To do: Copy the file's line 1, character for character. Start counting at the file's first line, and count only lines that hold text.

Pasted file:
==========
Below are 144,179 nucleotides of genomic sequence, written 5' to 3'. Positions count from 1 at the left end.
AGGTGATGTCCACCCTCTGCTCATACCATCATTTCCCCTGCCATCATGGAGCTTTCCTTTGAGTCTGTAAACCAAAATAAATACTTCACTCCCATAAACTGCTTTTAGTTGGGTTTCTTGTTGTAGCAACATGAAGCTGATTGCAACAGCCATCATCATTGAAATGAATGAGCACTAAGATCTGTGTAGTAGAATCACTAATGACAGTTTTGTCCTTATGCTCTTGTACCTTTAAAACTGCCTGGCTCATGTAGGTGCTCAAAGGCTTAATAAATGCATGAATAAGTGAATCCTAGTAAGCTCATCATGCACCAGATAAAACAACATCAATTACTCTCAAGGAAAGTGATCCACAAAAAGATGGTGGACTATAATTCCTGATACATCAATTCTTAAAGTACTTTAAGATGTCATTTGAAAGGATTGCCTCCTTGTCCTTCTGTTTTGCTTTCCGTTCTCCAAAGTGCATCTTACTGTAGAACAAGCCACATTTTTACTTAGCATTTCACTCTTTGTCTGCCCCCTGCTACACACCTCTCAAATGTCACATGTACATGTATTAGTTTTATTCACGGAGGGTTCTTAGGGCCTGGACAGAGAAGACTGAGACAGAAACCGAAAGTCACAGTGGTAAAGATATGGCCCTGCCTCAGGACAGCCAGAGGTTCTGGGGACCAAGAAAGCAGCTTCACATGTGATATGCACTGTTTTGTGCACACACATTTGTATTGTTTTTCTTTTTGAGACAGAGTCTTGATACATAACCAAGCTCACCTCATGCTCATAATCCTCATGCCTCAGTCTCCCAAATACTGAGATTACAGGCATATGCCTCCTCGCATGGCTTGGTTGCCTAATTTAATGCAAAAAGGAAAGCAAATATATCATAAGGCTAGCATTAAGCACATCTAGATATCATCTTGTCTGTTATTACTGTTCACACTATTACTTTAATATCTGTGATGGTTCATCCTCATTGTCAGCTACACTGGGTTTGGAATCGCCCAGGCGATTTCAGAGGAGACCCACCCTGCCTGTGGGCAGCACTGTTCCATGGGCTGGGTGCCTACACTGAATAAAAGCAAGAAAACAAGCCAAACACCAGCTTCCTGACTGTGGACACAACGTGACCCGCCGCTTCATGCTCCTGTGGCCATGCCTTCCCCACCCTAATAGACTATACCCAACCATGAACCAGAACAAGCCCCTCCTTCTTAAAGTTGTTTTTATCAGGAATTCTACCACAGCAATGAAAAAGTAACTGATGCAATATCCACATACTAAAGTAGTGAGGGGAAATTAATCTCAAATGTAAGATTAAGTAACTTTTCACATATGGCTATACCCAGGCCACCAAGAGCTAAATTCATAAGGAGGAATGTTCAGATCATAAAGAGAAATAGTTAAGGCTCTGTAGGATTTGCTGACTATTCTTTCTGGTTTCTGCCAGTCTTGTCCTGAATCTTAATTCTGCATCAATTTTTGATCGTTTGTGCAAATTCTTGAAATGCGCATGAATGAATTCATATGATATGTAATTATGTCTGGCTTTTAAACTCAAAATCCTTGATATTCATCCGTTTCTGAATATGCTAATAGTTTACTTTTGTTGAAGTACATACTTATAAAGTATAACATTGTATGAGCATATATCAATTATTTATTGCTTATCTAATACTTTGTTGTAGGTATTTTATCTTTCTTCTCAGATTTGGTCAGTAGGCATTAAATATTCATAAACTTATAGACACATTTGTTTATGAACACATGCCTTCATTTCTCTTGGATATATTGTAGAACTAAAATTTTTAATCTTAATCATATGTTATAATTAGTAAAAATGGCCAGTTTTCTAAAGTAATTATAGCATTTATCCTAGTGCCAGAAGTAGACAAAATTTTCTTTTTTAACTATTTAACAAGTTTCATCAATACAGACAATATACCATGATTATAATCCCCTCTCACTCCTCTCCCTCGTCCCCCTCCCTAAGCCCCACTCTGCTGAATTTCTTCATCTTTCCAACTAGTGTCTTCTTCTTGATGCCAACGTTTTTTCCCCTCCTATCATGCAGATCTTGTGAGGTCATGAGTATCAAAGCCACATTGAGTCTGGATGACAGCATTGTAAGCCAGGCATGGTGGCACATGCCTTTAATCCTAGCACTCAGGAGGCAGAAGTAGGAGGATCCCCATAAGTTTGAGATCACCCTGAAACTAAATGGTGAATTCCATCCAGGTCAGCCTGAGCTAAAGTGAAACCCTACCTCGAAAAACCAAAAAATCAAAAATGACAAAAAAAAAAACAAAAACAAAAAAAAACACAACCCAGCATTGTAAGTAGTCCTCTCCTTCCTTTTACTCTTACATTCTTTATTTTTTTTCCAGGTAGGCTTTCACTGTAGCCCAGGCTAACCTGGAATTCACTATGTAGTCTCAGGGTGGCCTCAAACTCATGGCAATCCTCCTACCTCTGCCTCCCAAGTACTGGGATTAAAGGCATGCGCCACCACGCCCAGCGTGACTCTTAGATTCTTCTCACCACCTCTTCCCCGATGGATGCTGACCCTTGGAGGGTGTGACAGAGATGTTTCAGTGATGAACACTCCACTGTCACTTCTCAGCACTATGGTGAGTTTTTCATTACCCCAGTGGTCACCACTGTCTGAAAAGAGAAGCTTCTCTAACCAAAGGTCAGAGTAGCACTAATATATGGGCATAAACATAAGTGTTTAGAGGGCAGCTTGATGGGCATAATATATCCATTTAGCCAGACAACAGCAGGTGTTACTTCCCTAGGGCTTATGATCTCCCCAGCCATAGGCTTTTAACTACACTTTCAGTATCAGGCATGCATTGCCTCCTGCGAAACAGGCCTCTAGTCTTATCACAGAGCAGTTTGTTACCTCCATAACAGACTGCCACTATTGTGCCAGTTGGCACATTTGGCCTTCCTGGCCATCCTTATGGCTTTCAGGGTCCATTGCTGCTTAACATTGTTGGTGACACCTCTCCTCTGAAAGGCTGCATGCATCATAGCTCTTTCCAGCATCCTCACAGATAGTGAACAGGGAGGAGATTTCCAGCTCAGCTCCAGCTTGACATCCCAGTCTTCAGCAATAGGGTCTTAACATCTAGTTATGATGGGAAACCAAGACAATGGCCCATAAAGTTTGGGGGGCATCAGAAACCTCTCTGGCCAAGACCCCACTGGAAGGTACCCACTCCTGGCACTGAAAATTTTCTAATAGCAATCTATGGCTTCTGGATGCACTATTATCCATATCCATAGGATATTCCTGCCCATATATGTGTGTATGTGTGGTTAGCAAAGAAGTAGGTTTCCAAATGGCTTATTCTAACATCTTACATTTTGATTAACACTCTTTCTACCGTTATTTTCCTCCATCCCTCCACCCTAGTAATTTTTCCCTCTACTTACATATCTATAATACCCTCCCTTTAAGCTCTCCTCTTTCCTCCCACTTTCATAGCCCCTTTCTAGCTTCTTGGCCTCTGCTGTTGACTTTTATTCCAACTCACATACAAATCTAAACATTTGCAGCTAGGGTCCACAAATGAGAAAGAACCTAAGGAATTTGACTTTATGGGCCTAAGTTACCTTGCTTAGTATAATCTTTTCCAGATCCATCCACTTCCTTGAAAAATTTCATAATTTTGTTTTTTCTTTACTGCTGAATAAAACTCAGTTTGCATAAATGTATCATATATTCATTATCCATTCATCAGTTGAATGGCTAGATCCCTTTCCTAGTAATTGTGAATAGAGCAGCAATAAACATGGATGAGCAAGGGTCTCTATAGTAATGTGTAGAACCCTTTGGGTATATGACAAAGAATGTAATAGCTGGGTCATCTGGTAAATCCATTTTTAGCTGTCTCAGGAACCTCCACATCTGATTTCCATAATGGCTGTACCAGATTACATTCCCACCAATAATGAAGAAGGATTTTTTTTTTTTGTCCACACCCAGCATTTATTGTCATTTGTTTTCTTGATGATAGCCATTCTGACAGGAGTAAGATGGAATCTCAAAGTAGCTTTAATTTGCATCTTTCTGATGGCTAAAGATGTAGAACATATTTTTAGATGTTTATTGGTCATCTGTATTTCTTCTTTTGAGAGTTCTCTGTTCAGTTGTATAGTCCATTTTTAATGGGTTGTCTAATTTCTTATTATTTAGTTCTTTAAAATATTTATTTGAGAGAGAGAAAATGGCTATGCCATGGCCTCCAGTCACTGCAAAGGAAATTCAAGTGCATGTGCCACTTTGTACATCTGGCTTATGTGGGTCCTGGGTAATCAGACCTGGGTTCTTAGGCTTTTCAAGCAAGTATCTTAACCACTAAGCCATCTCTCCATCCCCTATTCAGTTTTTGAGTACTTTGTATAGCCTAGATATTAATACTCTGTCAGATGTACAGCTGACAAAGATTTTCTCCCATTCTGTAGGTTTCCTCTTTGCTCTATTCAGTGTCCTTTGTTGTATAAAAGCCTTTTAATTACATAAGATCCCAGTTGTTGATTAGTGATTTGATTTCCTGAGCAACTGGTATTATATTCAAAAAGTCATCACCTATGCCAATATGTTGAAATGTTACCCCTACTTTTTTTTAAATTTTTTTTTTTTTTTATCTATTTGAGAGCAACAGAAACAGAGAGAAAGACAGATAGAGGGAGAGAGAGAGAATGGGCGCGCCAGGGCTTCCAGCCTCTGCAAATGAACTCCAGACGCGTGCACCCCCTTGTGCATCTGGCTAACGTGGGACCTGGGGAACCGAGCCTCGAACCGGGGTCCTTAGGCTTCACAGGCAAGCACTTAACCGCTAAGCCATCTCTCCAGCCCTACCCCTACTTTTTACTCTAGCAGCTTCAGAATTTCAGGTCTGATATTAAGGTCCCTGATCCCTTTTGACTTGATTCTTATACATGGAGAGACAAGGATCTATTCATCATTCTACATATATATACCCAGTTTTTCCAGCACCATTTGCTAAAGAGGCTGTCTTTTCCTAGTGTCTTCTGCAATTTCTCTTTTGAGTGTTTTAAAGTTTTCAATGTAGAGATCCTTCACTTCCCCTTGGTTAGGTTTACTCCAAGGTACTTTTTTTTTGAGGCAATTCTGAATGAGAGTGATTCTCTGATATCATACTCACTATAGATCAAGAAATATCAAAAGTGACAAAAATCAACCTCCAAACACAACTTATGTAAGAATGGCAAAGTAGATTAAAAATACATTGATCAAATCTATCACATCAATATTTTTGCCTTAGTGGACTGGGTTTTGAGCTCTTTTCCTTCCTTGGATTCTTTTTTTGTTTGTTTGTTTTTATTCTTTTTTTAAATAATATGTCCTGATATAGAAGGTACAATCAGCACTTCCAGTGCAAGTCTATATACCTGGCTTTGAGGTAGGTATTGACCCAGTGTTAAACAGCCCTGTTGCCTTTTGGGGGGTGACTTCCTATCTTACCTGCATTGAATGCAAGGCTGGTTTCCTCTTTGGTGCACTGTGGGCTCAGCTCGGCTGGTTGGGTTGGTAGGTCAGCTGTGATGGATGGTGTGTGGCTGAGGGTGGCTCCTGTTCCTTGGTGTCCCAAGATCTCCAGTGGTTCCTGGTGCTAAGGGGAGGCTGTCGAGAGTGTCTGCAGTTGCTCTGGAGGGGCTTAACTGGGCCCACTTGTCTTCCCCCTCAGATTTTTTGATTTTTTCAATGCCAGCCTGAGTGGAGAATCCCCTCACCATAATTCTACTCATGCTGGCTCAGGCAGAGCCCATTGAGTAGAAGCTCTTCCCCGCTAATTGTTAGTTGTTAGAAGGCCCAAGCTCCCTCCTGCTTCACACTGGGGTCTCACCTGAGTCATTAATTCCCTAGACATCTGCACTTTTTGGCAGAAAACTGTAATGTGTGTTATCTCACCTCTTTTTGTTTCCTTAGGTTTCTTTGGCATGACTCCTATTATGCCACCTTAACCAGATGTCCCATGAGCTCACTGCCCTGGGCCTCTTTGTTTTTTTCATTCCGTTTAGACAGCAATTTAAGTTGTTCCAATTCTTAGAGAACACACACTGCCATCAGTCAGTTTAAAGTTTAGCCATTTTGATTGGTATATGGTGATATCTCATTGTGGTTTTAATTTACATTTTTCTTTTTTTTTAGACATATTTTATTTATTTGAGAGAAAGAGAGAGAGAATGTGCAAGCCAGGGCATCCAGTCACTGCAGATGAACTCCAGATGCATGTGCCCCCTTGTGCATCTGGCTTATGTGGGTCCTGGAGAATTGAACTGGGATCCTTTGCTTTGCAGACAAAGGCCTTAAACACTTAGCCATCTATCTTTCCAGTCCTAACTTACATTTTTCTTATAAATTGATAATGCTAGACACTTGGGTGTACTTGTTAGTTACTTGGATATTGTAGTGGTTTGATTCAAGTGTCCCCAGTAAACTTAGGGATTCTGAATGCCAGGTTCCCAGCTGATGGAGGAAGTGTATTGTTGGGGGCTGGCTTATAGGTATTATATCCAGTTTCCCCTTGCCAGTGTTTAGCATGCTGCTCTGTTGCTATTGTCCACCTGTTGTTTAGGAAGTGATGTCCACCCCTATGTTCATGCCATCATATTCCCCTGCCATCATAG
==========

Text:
Below are 144,179 nucleotides of genomic sequence, written 5' to 3'. Positions count from 1 at the left end.